Had quite a discussion with NCC the other day about software escrows. The net result was that software escrows might as well be a dinosaur with respect to Internet gaming.
Often in a contract you might require a vendor to escrow their software in case the vendor suddenly disappears. On the surface this seems sensible, but lets take a closer look.
Reasons to not use an escrow service:
- How does the customer verify that the auditing firm has the correct version of software?
- How frequently does the vendor update the auditor with new software? As frequently as the software is updated in the production environment?
- A lot of software for web based systems is interpretive (ASP, Java, PHP). You have working source code on your production systems already.
- Also the working environment you have... works. You have no guarantee that whatever is with the escrow service actually works.
- Say the escrow service takes in regular snapshots of the vendors source base. What about all the build, configuration, and deployment tools required to create a working production system? What about related documentation?
- How many vendors have you worked with in your career that have suddenly disappeared? Even if they did, likely someone will still be around to make a few quid and offer you the source.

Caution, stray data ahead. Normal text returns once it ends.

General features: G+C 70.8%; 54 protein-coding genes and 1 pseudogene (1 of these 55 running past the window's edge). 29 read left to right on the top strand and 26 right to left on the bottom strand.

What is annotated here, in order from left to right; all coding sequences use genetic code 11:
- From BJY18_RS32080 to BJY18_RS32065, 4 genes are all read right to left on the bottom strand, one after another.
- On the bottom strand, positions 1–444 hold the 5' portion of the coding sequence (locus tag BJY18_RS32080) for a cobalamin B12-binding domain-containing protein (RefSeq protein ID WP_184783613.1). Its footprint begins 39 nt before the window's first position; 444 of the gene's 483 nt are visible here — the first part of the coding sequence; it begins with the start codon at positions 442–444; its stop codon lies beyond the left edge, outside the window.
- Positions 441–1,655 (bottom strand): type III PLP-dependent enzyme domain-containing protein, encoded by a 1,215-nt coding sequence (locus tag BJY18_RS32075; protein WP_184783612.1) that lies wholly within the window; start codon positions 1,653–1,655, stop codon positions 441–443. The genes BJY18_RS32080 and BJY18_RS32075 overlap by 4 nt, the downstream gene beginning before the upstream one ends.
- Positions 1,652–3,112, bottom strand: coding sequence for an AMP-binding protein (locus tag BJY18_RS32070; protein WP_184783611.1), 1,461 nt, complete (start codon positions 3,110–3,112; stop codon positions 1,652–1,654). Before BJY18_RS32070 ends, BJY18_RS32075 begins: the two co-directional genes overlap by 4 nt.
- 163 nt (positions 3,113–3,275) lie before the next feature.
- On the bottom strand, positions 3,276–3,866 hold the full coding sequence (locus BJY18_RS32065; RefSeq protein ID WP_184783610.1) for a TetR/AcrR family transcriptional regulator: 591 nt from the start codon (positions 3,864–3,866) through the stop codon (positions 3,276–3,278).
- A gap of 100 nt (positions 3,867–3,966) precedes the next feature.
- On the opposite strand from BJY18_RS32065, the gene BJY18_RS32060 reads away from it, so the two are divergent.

- Escrows are sold via sales FUD, which should generally indicate you don't need them.
- They cost money that could be better spent on pizza (A LOT of pizza) for the IT team
One possible reason might be that you are dealing with a two-guys-and-a-dog software company and they really could disappear tomorrow. Will a company like that really have the time to play nice with a big-boys escrow service? Unlikely. If the software their supplying isn't interpretive code (e.g., big C++ poker server application) then you ought to think about buying the source and having the vendor build the image on your systems. Or only buy software with interpreted code (Java, PHP). There should be a practical/commercial approach that is much more suitable that an escrow service in this case.
Regardless, if you have an operating system in production, the source likely isn't immediately needed.
And if there was a loss of vendor, followed quickly by a catastrophic systems failure, what good is the source going to do you? It's likely you need the expertise behind the source.
I came up with three reasons why we might work with a company like NCC:
- A customer of ours insists the third party elements of our software stack have the source code held by an escrow company
- Our statutory auditor advises our board that an escrow service is a really good idea (NB: look for new statutory IT auditor).
- A cheap way to acquire source if you thought the vendor was likely to fail (although this sounds more like a Sith mind trick!).
Conclusion: Don't bother with software escrow services.